# Quotient

In mathematics, a quotient (from Latin: quotiens) is the result of division. For example, when dividing 6 by 3, the quotient is 2, while 6 is called the dividend, and 3 the divisor. The quotient further is expressed as the number of times the divisor divides into the dividend, e.g. 3 divides 2 times into 6. A quotient can also mean just the integer part of the result of dividing two integers. For example, the quotient of 13 and 5 would be 2 while the remainder would be 3. For more, see the Euclidean division.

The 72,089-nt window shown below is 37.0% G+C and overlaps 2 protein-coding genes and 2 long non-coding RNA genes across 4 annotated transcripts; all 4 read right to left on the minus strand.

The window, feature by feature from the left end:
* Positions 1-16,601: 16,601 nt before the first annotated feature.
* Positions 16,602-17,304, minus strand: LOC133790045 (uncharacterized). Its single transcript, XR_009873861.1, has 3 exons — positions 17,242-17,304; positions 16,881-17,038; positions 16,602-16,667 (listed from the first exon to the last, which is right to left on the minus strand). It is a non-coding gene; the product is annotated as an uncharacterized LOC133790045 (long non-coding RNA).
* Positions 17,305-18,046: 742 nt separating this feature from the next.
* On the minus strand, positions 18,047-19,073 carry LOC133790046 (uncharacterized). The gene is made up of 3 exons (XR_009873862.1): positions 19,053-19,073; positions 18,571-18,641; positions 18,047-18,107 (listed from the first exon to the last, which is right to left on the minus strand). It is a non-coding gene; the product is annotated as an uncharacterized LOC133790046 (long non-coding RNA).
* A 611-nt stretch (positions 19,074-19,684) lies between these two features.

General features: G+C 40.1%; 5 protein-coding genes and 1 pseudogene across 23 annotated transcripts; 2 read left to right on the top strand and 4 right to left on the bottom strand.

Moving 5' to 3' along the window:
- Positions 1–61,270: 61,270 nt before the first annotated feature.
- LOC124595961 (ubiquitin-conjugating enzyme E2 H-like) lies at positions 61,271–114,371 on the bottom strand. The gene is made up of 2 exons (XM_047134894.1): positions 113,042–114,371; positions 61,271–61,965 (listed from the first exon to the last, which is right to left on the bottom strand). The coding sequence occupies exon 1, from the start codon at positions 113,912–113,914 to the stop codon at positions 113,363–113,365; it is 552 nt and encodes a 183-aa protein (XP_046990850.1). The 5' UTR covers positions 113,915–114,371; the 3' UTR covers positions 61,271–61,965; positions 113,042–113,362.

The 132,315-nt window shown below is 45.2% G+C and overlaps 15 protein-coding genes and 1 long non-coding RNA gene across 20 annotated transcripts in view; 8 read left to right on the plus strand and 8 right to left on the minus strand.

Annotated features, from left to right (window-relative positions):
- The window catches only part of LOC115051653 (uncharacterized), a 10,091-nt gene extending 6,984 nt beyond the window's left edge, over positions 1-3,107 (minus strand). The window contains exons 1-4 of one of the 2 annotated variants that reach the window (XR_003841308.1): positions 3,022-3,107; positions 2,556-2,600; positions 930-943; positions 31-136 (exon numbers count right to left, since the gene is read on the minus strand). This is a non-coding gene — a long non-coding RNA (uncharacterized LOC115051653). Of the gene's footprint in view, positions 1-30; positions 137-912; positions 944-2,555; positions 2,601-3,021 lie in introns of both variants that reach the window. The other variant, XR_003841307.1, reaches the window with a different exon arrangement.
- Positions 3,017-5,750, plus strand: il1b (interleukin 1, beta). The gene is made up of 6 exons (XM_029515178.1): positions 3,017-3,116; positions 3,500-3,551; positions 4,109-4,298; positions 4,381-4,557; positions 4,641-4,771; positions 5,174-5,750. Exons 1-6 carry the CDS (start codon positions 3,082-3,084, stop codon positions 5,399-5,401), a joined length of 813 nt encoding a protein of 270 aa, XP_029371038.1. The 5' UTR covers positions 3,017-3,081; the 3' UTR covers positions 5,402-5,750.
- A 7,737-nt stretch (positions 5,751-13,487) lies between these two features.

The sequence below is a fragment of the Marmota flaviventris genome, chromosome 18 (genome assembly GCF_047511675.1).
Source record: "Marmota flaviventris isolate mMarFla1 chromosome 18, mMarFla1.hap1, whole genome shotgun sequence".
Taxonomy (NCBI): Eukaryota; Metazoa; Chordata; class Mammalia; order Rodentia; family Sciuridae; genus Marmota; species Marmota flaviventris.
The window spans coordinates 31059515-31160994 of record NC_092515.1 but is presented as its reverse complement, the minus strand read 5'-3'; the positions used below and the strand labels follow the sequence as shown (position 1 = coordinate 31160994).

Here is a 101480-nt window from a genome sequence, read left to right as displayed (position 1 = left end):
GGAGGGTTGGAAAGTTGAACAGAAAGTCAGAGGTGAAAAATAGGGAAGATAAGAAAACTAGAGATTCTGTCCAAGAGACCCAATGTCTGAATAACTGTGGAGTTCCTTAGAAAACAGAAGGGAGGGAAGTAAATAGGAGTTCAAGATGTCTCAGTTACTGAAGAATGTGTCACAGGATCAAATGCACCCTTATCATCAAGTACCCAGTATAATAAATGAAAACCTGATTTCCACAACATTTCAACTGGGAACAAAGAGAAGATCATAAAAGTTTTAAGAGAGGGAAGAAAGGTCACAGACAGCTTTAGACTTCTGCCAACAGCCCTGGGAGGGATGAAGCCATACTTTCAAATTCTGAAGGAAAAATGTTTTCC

In more abstract branches of mathematics, the word quotient is often used to describe sets, spaces, or algebraic structures whose elements are the equivalence classes of some equivalence relation on another set, space, or algebraic structure. See:

• quotient set
• quotient group
• quotient ring
• quotient module
• quotient space (linear algebra)
• quotient space of a topological space
• quotient object
• quotient category
• right quotient and left quotient (operations on formal languages)

The quotient rule is a method for finding derivatives in calculus.